WASHINGTON - Sometimes I write posts based on facts, and sometimes I write posts based on opinions. This post is squarely in the latter category, save for a few facts that should be established at the start.
On Saturday, I watched a college basketball game between a private university with an undergraduate enrollment of just under 10,500 students, and another private university with an undergraduate enrollment of just under 7,500 students.
The game was played in an NBA arena, and the announced attendance of 19,277 was larger than the combined total of the aforementioned enrollment figures.
At least half the country was able to watch the game on television, as a national broadcast network aired the game simultaneously with another on the west coast. Anyone who could not watch the game on television could do so free of charge on the internet.
Sure, there are schools in the Big East that are much larger than Villanova and Georgetown. When Louisville plays South Florida, that's a Big East game too.
But let's be honest with ourselves. We know better than to claim that the two matchups are truly equivalent.
I know a lot of you can't stand Villanova, and a fair few of you don't hold Georgetown in high regard either. But whether you follow Temple (especially), Saint Joseph's, La Salle, Drexel or Penn, you know about the Big East. You know how important it is, and you know how it got to be that way.
A group of small institutions in major Eastern cities came together to form and promote a basketball league. The result was a product whose whole so far surpassed the sum of its parts that it became the best college basketball conference in the nation.
Not the Big Ten, with its state university behemoths. Not the ACC, complaints to the contrary from Tobacco Road notwithstanding. And not the Pac-12, or the Pac-10, or the Pac-8, despite the historical dominance of UCLA.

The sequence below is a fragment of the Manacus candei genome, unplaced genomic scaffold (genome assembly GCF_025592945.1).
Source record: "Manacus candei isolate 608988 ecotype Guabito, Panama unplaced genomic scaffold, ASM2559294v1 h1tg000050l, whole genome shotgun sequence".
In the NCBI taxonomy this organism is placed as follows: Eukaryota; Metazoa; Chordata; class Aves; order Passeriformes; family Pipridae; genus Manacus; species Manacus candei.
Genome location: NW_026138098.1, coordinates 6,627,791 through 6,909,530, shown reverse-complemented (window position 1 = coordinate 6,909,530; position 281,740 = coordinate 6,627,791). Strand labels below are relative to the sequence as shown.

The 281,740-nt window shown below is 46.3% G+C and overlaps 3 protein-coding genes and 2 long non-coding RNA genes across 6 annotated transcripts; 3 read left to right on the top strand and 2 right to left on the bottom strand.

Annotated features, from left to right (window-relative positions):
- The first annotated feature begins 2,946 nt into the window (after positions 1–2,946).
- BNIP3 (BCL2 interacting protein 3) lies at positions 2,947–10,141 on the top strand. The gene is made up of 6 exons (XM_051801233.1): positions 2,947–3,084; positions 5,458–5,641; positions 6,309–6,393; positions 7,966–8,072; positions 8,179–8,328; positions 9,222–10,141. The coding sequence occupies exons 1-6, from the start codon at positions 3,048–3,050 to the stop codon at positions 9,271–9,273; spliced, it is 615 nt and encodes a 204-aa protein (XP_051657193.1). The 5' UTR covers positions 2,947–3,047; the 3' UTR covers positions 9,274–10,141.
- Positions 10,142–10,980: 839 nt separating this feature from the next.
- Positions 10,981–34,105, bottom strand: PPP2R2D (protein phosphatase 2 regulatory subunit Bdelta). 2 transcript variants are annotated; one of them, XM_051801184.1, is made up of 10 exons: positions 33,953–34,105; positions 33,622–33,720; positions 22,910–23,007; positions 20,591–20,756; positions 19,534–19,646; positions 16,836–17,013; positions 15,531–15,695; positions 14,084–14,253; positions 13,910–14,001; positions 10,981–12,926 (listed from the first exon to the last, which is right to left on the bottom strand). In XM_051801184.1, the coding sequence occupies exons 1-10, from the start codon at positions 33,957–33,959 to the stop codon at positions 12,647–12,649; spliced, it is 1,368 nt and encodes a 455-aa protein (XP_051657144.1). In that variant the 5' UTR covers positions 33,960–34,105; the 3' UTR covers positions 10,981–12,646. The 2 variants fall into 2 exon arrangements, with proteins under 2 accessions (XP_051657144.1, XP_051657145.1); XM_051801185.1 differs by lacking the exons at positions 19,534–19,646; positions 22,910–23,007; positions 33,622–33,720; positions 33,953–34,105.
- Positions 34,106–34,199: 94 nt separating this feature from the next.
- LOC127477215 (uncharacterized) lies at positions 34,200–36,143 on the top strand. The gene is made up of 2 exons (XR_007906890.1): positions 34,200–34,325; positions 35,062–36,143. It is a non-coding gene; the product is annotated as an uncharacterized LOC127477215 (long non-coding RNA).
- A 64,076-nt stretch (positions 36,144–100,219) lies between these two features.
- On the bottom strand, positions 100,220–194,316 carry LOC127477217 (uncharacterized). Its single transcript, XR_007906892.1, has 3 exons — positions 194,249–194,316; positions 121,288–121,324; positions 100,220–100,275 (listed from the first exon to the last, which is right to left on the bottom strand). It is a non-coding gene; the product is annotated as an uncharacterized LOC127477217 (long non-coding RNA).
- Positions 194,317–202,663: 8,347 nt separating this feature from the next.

It was the Big East.
Sure, Syracuse had football, and Pittsburgh and Boston College did too. And Connecticut was a state school, even if it didn't have big-time football.
But the core of the conference was those schools and these: Georgetown, Providence, St. John's, Seton Hall and Villanova. They were in the Big East from the start (or a year thereafter), and they will still be in the Big East when it is done destroying itself in the name of the almighty gridiron.
Whenever any two of those five play each other, I pay attention. I have paid attention since I first started following college basketball, as a kid growing up just a few miles away from Georgetown's campus.
Even when the aforementioned programs aren't any good (and in recent years they've all had their turns), they still matter to me. And call it an educated guess, but I think they matter to you too.
Tell me honestly. Between these two games that were played Saturday, which would you have rather watched: Villanova at Georgetown, or Texas A&M at Oklahoma State? I'm pretty sure I know the answer.
And then think about the sizes of the respective schools. How is it that the small Big East programs are able to compete at an equal level with the football-fueled Big 12 behemoths?
The answer is the Big East itself. If the five non-major-football schools were in another conference, the level wouldn't be equal. Which is, of course, why the Big East made the football moves that it did to save itself.
But what will happen when Southern Methodist and Central Florida play at Madison Square Garden on the same day as St. John's and Seton Hall? Will the old, traditional rivalries survive?
I hope they will. I would like to think that they will. But I don't know for sure.